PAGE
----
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PostPosted: Mon 01 Feb, 2010 3:45 am    Post subject:         Reply with quote

Thanks also for those pics on the double edged swords!

I wonder about those little embellishments on the Nienbüttel sword´s scabbard. It looks like they cover some earlier mounts? Could they have been some elements to attach leather belts: a kind of wrap around that passed through the open loops?
Also, I wonder about the reconstructed shape of the scabbard mouth? Could it have been straight instead of bell shaped? (like some other late la Tene III swords)
The chape, or bottom ending of the scabbard is also a nice detail. So different from those large ladder shaped chapes of late celtic sword scabbards.
But the one from Großromstedt seems to have had such a celtic looking chape? There are remains of "ladder rungs" on the scabbards lower part...


Very interesting!
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Jeroen Zuiderwijk
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PostPosted: Mon 01 Feb, 2010 3:58 am    Post subject:         Reply with quote

Peter Johnsson wrote:
Christian, I like your interpretation of the germanic "La Téne" sword!
I note especially the interpretation of the hilt: did the original have such a very roman looking rivet button?
If so, do you think it is realistic to imagine it had a spherical or hamburger shaped pommel rather than the half moon one? It is interesting that the forward mount of the hilt is so very celtic looking, with its curved shape.

Jumping in on La Tene swords with rivet buttons and curved guards, I'm going to do a reproduction of one this year (if the wrought I have for it cooperates). I'm going for the Dutch type that includes bronze rings in the grip, such as these examples:







Unfornately, I can't find any details on dating nore on potential grip pommel/bolster shapes for these swords. The dating I always encounter is 500-0BC, which of course is rather useless. Can anyone date them more accurately? I've been wondering about the material between the bronze rings, whether it may have been wood or bone or horn. I'm now actually considering that leather may have been likely as well. Perhaps even more likely, as one of the swords has lots of very thin rings with very thin spaces between.

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PostPosted: Mon 01 Feb, 2010 6:32 am    Post subject:         Reply with quote

The battle knives/daggers carried by these germanic warriors also commands some interest.
Type and shape varies by location. In the danish bog finds the origin of invading/defeated forces could be identified by the shape of personal equipment, like combs, personal knives fire strikers and so on. The double edged swords (spathe) were (more or less?) alike all over the germanic area, since they were imports or copies of imported blades. In the centuries after year 1, the single edged sword lost importance pretty rapidly and the double edged sword gained widespread popularity.
Knives and daggers did still form an important part of the equipment: it was the personal "civilian" equipment that singled out the individual fighter, while spears, shields and swords were of more uniform type. Warriors from different areas ad combs and fire strikers that were typical for their land ends. Spears and axes were forged locally and would therefore also show local variation in form.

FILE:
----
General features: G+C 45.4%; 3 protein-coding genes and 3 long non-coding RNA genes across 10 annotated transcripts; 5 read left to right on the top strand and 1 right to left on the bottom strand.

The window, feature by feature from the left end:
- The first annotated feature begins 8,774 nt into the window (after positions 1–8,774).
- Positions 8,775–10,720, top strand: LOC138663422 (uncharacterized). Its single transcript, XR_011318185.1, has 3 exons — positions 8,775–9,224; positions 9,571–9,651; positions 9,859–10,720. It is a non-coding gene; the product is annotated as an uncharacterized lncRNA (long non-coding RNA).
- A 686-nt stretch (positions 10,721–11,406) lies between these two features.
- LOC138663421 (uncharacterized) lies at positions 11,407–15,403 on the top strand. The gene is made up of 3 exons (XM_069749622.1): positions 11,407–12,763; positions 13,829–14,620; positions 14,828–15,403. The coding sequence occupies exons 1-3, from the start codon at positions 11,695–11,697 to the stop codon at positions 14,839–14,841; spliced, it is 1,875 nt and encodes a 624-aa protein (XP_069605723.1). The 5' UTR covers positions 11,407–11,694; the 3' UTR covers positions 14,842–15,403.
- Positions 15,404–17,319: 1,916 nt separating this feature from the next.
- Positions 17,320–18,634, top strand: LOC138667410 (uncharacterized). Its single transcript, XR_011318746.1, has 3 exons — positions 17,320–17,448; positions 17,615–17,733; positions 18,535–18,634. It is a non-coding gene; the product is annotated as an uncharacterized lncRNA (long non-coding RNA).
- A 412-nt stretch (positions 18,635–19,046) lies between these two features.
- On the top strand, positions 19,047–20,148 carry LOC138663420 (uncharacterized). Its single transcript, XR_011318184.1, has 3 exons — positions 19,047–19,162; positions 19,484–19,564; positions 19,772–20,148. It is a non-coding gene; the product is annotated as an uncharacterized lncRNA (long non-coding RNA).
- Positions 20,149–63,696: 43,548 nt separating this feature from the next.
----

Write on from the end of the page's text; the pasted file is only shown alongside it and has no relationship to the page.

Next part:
Below are a few knives from the Illerup Ådal find.
I find their shape very beautiful. Simplified and suggestive curves. Cross section is a strong triangle. The large knives were often made from iron, while the smaller "civilian" type knives had edges of hardened steel.



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Note that some of the large daggers/knives have rivet buttons like some of the double edged swords posted above. Influence from roman cutlery is strong.


Last edited by Peter Johnsson on Mon 01 Feb, 2010 6:50 am; edited 2 times in total
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Luke Zechman




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PostPosted: Mon 01 Feb, 2010 6:33 am    Post subject:         Reply with quote

This thread is amazing! I have not been able to read all of it yet, and already I am learning so much. Thanks to anyone contributing information, and works in progress. Keep it going!
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Christian Böhling
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PostPosted: Mon 01 Feb, 2010 6:40 am    Post subject:         Reply with quote

Jeroen Zuiderwijk wrote:

Jumping in on La Tene swords with rivet buttons and curved guards, I'm going to do a reproduction of one this year (if the wrought I have for it cooperates). I'm going for the Dutch type that includes bronze rings in the grip, such as these examples:



Unfornately, I can't find any details on dating nore on potential grip pommel/bolster shapes for these swords. The dating I always encounter is 500-0BC, which of course is rather useless. Can anyone date them more accurately? I've been wondering about the material between the bronze rings, whether it may have been wood or bone or horn. I'm now actually considering that leather may have been likely as well. Perhaps even more likely, as one of the swords has lots of very thin rings with very thin spaces between.



Jeroen,